L.E.A.P Think

30 hour salaried work weeks plus paid over time would solve many problems that are common in consulting and professional service jobs.

What could work and life be like if we didn’t spend the super majority of our time consumed in our careers? This blog post won’t solve world peace or invent cold fusion. But it does present a framework for how white collar professional service, especially billable hour, careers could be better for employers and employees. My premise is simple. Pay people a salary based on 30 hours a week and then pay over time for more than that.

I’ve been chewing on this idea for a while. It’s not entirely fleshed out. I’m sure it has a few warts. My prose isn’t as polished as it might be. But, all in all, my idea rocks and could revolutionize white collar professional service careers and a wide array of other corporate ladder climbing careers.  One day someone richer and more famous than myself will write this up for Harvard Business Review but you and I will know who came up with the idea first. Maybe I should trademark “30 Hours+” and sell t-shirts?

Let’s pretend that Bobby is a BI consultant with BestBI Inc. Billy is a salaried employee and makes $100,000 a year. BestBI bills Bobby to customers at an average rate of $185/hr.. So, BestBI is paying Bobby about $2,000 per week and would bill clients about $7,400 in my simplified example assuming Bobby billed 40 hours in any given week.

BestBI makes about $11,100 in that same week is Bobby bills 60 hours. That’s an extra $3,700 in profit that week for BestBI and well over an extra 100K per year if poor Bobby works long hours ever week. Guess what? BestBI has a financial motive to allow Bobby to work a heck of a lot of over time. We all know that.

Is it inherently evil for companies to want to make more money by asking, aka requiring, employees to work over time? Well no. But, it can lead to a pretty crappy lifestyle for Bobby the BI developer and frankly it’s really not a vision of optimized and efficient work for BestBI. People don’t tend to be as efficient in those over time hours when asked to burn the middle candle over, and over, and over again.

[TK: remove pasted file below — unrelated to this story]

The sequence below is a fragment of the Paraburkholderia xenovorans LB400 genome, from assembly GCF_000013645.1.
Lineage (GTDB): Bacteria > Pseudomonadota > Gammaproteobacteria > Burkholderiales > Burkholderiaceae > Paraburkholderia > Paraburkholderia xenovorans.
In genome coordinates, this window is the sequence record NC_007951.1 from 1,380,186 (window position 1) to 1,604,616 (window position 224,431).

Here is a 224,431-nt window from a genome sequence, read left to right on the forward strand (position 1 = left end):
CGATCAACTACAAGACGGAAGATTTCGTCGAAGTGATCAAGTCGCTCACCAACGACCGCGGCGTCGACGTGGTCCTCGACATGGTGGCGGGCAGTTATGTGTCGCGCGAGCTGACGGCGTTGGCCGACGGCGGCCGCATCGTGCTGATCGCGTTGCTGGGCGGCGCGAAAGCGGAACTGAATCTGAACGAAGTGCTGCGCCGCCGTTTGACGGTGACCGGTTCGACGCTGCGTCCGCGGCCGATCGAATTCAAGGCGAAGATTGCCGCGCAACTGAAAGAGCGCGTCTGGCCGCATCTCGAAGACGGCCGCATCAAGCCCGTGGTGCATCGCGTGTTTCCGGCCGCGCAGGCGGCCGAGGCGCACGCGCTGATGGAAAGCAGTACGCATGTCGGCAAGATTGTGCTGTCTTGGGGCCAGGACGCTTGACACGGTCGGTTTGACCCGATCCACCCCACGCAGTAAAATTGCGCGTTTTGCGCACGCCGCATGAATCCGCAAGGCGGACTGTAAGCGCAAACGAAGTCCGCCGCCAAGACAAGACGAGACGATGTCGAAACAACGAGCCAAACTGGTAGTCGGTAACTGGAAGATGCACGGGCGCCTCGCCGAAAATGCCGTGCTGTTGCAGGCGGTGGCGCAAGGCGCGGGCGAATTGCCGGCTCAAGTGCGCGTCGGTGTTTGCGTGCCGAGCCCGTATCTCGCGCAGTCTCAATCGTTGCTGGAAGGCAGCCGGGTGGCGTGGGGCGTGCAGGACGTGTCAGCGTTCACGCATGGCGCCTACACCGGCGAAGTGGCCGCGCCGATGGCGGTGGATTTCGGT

What if Bobby is paid a salary that covered up to 30 hours per week and then was paid an hourly rate for overtime past the first 30? And yes, the model presumes that bobby might be paid about 25% less. I’m going to call this salary model “30 Hours+” This model might throw a monkey wrench into consulting company business models that are designed to treat their employees like crap with constant overtime expectations. But, I think more evolved and mature companies will recognize that employees who are engaged and happy will be loyal, take care of the customer, and all in all find ways to do amazing stuff.

What about Bobby? Would could Bobby achieve if he had some margin in his life? Would Bobby be happier? More productive? Invent the next Google? I’m not sure. I know he’s be less stressed and more in control of his life. Maybe he’d choose to work over time on a regular basis. Maybe he’d volunteer at his church. Maybe he’s take a lot of naps. Maybe he would invent the next Google. I don’t know. It’s not really my job to know or decide what Bobby does with the time. But I do know that he would have the option of building a life that does that assume the vast majority of his productive waking hours is spent doing the stuff that pays the bills.  

Let’s assume that Bobby doesn’t work much over time and sees his salary cut by about 25%. Do you think Bobby can live on that? I’m starting to stray into an entirely different blog post so I won’t go too deep. But, I’ll be blunt. Consultants and professional service white collar jobs tend to pay a heck of a lot. Like it or not we are truly the 1%. I’ll be straight with you. If you can’t find a way to be happy making 25% less money while having a more fulfilling life then you probably aren’t going to be happy with that extra 25% income no matter what it allows you to buy.

P.S. 30 hours+ easily lends itself to almost any type of job especially tech jobs. I wrote this blog post in context of a consulting model since that’s what I know best and didn’t have time or space to extend the argument to other jobs. But hopefully it’s easy to see how this could apply to almost any sort of salaried position. And no, I’m not advocating a European model that gives people a 60 weeks of vacation a year. I’m simply suggesting that we reinvent work so that people can have lives outside of work and that companies don’t have as compelling an interest think about how can I squeeze one extra hour of profit from my people.

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